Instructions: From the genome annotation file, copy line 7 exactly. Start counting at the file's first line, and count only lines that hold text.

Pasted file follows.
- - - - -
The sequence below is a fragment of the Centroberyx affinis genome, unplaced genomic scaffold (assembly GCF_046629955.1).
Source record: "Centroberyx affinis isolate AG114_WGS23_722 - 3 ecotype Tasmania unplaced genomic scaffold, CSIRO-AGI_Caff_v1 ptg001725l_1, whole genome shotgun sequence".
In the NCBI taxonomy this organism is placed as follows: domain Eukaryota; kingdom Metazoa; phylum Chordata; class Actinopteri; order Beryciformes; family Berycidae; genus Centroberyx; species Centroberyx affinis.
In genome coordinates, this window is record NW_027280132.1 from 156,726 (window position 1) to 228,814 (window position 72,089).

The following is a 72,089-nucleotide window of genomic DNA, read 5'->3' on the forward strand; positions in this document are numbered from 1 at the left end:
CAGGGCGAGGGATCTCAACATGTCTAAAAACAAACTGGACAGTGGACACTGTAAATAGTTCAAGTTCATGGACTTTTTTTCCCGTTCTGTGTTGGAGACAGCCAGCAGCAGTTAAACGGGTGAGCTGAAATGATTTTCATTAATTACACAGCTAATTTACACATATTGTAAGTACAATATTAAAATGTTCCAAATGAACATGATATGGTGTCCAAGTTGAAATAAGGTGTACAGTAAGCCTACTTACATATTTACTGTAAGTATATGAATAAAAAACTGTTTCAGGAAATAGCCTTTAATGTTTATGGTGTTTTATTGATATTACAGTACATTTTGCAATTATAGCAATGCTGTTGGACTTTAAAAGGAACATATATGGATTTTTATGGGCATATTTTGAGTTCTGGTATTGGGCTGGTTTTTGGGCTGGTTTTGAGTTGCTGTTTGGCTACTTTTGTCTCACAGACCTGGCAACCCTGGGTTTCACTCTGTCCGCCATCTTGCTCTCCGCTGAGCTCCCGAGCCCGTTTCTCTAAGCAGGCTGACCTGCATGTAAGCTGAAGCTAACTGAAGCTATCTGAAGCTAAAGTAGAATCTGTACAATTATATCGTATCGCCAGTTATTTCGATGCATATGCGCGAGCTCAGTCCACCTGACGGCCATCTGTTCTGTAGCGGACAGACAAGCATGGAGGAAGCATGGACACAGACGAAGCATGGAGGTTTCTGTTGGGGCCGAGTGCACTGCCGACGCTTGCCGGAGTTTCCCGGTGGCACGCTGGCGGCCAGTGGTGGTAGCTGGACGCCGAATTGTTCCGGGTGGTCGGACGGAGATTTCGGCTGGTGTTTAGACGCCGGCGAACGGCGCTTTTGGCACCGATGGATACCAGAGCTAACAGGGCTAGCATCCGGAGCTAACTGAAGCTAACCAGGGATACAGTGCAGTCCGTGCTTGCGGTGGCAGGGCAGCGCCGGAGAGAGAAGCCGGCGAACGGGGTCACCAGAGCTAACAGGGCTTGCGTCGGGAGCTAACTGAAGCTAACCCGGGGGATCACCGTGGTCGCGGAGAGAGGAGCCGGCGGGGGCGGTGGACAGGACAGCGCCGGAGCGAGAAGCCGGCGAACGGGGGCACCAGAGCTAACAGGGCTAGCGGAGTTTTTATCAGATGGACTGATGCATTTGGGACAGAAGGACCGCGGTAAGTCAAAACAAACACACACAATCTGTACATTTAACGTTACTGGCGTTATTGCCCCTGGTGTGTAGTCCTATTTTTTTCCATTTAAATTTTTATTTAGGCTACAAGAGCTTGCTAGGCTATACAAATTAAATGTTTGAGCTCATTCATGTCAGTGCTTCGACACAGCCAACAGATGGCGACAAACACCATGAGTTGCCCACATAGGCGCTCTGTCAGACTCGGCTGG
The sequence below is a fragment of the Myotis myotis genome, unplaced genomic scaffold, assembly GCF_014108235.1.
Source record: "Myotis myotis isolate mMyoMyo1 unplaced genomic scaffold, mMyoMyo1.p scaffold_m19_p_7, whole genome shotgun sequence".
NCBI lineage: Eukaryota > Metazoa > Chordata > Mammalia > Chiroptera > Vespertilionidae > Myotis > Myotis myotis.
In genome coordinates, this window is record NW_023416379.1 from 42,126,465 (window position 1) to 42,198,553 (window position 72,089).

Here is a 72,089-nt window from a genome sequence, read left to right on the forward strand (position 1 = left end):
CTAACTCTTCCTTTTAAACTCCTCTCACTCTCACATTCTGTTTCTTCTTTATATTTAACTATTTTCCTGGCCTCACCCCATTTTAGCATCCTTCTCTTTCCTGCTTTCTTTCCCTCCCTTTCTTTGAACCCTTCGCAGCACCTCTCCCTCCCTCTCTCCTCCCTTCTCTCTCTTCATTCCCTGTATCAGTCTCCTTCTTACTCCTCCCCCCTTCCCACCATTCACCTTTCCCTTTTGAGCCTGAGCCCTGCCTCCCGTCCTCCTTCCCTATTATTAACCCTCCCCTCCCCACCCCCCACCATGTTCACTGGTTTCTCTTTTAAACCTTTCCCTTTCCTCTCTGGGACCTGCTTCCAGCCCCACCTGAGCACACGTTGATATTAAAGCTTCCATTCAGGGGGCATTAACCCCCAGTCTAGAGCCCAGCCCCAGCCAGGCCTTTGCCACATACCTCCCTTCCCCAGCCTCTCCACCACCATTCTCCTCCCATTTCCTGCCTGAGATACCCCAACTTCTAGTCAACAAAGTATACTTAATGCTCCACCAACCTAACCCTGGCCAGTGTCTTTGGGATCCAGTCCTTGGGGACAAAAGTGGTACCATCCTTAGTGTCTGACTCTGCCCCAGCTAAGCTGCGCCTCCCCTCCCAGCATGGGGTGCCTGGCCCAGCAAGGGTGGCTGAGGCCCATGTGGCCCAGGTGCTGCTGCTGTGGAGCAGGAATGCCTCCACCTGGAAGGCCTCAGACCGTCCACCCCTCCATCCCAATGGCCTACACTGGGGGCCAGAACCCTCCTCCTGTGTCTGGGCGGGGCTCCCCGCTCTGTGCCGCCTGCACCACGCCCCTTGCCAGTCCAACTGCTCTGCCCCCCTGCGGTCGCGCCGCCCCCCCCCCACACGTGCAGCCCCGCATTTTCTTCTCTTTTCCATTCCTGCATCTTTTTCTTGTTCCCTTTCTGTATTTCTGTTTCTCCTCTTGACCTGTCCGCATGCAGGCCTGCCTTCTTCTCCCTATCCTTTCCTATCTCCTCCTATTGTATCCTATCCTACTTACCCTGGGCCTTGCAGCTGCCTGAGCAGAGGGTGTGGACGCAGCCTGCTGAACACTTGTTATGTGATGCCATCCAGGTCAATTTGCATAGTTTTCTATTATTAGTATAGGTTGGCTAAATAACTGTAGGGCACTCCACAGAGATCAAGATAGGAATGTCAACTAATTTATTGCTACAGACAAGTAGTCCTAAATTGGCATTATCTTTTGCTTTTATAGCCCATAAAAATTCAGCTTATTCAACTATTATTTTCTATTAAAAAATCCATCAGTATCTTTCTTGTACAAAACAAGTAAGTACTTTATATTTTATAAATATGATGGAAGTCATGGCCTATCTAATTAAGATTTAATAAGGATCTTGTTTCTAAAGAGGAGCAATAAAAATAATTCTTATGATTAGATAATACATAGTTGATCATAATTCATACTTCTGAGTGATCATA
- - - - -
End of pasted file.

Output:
The sequence below is a fragment of the Myotis myotis genome, unplaced genomic scaffold, assembly GCF_014108235.1.